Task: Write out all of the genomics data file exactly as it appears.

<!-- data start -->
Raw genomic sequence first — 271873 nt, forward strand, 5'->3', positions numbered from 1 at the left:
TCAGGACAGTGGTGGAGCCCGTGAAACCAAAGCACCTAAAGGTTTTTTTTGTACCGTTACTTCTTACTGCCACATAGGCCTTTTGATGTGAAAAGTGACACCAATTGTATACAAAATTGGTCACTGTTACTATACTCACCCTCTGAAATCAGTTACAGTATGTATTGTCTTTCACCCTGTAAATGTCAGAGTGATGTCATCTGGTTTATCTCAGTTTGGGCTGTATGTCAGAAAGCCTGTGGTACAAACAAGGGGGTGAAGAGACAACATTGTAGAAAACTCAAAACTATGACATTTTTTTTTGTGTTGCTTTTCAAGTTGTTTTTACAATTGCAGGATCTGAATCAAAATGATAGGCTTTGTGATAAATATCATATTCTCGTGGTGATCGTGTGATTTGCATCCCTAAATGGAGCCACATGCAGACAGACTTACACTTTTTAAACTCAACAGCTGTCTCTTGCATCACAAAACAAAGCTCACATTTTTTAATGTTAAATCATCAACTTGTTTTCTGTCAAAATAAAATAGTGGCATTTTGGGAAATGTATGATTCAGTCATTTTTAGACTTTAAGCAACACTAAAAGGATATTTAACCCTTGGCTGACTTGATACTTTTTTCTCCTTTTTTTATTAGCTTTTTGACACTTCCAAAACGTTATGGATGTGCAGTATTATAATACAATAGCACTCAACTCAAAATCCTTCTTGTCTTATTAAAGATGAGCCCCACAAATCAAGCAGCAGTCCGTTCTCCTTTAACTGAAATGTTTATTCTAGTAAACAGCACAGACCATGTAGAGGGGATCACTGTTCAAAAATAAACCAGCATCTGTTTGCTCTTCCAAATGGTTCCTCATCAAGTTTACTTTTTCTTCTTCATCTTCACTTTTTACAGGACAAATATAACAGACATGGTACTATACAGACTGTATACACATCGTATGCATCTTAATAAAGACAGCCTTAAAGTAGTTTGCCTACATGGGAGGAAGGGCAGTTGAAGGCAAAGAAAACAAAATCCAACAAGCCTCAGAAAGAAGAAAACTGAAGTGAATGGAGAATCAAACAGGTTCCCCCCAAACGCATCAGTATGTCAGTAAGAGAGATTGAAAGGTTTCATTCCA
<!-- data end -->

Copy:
Raw genomic sequence first — 271873 nt, forward strand, 5'->3', positions numbered from 1 at the left:
TCAGGACAGTGGTGGAGCCCGTGAAACCAAAGCACCTAAAGGTTTTTTTTGTACCGTTACTTCTTACTGCCACATAGGCCTTTTGATGTGAAAAGTGACACCAATTGTATACAAAATTGGTCACTGTTACTATACTCACCCTCTGAAATCAGTTACAGTATGTATTGTCTTTCACCCTGTAAATGTCAGAGTGATGTCATCTGGTTTATCTCAGTTTGGGCTGTATGTCAGAAAGCCTGTGGTACAAACAAGGGGGTGAAGAGACAACATTGTAGAAAACTCAAAACTATGACATTTTTTTTTGTGTTGCTTTTCAAGTTGTTTTTACAATTGCAGGATCTGAATCAAAATGATAGGCTTTGTGATAAATATCATATTCTCGTGGTGATCGTGTGATTTGCATCCCTAAATGGAGCCACATGCAGACAGACTTACACTTTTTAAACTCAACAGCTGTCTCTTGCATCACAAAACAAAGCTCACATTTTTTAATGTTAAATCATCAACTTGTTTTCTGTCAAAATAAAATAGTGGCATTTTGGGAAATGTATGATTCAGTCATTTTTAGACTTTAAGCAACACTAAAAGGATATTTAACCCTTGGCTGACTTGATACTTTTTTCTCCTTTTTTTATTAGCTTTTTGACACTTCCAAAACGTTATGGATGTGCAGTATTATAATACAATAGCACTCAACTCAAAATCCTTCTTGTCTTATTAAAGATGAGCCCCACAAATCAAGCAGCAGTCCGTTCTCCTTTAACTGAAATGTTTATTCTAGTAAACAGCACAGACCATGTAGAGGGGATCACTGTTCAAAAATAAACCAGCATCTGTTTGCTCTTCCAAATGGTTCCTCATCAAGTTTACTTTTTCTTCTTCATCTTCACTTTTTACAGGACAAATATAACAGACATGGTACTATACAGACTGTATACACATCGTATGCATCTTAATAAAGACAGCCTTAAAGTAGTTTGCCTACATGGGAGGAAGGGCAGTTGAAGGCAAAGAAAACAAAATCCAACAAGCCTCAGAAAGAAGAAAACTGAAGTGAATGGAGAATCAAACAGGTTCCCCCCAAACGCATCAGTATGTCAGTAAGAGAGATTGAAAGGTTTCATTCCA